Use and misuse of drugs and alcohol in adolescenceBMJ 2008; 337 doi: https://doi.org/10.1136/bmj.a306 (Published 30 June 2008) Cite this as: BMJ 2008;337:a306
- Paul McArdle, consultant child and adolescent psychiatrist
- 1Fleming Nuffield Unit, Northumberland Tyne and Wear NHS Trust, Newcastle upon Tyne NE2 3AE
Substance misuse is one of a group of linked behaviours that has recently become more common among young people in westernised societies.w1 This rise has paralleled increasing rates of anxiety and depressive symptoms and of deaths related to substance misuse.1 w1-w3 Substance use disorders are potentially treatable and should be managed as chronic, relapsing diseases of complex origin.2 This review examines the scale of these disorders among young people and how healthcare practitioners can intervene.
We searched Medline, Google, and the websites of the UK National Treatment Agency, US National Institute on Drug Abuse, and European Monitoring Centre for Drugs and Drug Addiction for suitable evidence based material. We also consulted colleagues working with young people with substance misuse, as well as consulting young people themselves and their carers.
What constitutes substance misuse?
Substance misuse and dependence are a subset of “substance use,” which includes phenomena such as experimentation and intermittent recreational use. “Substances” include alcohol as well as illicit or (if deliberately misused) prescribed drugs. See box 1 and 2 for definitions. (Substance misuse is also referred to as substance abuse—for example, by the Diagnostic and Statistical Manual of Mental Disorders.)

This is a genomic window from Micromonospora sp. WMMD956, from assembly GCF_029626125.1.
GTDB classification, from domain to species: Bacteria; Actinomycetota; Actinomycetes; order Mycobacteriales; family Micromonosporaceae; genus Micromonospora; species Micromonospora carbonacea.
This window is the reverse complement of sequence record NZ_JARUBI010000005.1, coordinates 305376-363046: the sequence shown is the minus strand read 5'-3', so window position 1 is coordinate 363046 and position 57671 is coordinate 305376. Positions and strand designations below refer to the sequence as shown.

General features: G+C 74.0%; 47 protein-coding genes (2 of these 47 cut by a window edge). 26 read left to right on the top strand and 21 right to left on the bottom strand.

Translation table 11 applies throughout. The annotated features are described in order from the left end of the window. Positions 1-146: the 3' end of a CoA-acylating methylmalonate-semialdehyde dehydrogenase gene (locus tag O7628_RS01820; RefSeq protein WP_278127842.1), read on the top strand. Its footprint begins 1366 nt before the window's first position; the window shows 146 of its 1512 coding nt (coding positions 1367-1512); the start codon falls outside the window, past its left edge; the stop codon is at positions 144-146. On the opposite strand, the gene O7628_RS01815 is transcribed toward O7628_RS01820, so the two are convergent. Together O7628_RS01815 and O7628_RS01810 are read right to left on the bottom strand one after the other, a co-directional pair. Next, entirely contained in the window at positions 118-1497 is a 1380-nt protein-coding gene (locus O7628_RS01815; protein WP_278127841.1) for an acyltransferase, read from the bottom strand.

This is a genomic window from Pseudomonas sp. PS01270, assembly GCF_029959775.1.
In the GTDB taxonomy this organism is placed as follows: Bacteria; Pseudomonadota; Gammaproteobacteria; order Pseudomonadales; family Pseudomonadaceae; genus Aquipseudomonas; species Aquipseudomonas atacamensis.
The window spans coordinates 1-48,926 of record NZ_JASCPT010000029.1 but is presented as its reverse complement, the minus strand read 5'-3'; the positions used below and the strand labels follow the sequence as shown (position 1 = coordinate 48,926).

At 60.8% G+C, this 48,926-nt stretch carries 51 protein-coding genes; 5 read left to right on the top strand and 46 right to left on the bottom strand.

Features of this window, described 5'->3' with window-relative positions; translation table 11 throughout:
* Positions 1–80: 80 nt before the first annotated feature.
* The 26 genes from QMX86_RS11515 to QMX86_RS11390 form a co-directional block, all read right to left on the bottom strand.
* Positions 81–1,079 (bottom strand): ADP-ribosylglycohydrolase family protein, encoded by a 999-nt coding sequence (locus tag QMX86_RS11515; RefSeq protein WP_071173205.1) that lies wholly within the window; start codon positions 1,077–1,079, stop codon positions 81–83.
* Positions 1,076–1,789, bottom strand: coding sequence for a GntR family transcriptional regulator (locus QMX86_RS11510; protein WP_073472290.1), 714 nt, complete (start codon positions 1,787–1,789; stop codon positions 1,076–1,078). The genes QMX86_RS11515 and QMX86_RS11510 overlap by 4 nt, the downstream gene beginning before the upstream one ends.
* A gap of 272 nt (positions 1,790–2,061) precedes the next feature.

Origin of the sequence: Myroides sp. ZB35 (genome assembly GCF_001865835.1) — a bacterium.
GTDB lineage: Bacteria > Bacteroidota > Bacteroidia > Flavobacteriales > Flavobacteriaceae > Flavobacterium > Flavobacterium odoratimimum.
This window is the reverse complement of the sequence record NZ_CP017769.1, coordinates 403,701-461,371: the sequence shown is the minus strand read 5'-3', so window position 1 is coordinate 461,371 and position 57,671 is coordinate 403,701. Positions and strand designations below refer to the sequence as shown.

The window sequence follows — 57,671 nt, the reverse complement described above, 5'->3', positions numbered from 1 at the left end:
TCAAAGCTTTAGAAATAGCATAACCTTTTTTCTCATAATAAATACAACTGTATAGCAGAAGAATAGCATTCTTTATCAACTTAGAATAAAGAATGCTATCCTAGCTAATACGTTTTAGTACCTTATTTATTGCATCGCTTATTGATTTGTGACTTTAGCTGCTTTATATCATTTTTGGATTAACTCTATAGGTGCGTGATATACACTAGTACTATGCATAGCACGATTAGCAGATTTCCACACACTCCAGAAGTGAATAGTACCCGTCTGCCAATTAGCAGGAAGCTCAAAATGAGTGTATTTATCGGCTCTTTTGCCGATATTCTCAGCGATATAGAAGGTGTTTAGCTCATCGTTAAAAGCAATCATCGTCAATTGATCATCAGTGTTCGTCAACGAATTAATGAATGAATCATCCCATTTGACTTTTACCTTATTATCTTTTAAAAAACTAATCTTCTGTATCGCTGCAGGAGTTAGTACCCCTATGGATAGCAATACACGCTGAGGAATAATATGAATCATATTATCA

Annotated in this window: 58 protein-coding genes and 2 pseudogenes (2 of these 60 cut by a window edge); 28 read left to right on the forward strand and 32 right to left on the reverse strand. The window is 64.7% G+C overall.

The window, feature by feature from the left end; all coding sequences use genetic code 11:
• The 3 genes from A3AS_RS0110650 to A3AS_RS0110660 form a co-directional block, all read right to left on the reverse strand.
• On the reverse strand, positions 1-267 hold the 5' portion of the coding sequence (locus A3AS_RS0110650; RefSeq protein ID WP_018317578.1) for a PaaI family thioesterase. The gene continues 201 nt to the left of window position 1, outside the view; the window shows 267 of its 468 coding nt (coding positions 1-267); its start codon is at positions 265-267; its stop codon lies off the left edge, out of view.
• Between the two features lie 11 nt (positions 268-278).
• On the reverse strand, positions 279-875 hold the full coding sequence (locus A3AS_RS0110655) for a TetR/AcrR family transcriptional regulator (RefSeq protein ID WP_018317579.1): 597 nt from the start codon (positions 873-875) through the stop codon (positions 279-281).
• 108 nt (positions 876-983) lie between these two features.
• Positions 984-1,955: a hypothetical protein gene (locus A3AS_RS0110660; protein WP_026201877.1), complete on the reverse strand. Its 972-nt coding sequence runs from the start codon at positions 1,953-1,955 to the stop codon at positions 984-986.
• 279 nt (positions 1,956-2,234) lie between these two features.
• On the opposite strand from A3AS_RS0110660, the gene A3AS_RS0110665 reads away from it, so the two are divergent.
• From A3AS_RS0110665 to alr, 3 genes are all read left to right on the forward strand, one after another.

Box 1 Definitions of misuse and dependence*
Substance misuse is a maladaptive pattern of use leading to clinically important impairment or distress, manifested by one or more of the following over 12 months:
Failure to fulfil major obligations at work, school, or home
Use of a substance in situations in which it is physically hazardous
Persistent or recurrent use of the substance despite persistent or recurrent social or interpersonal problems caused or exacerbated by the effects of the substance
Persistent or recurrent use despite legal problems related to use of the substance
Substance dependence is broadly equivalent to addiction and generally suggests physiological changes related to chronic drug administration. Dependence is associated with three or …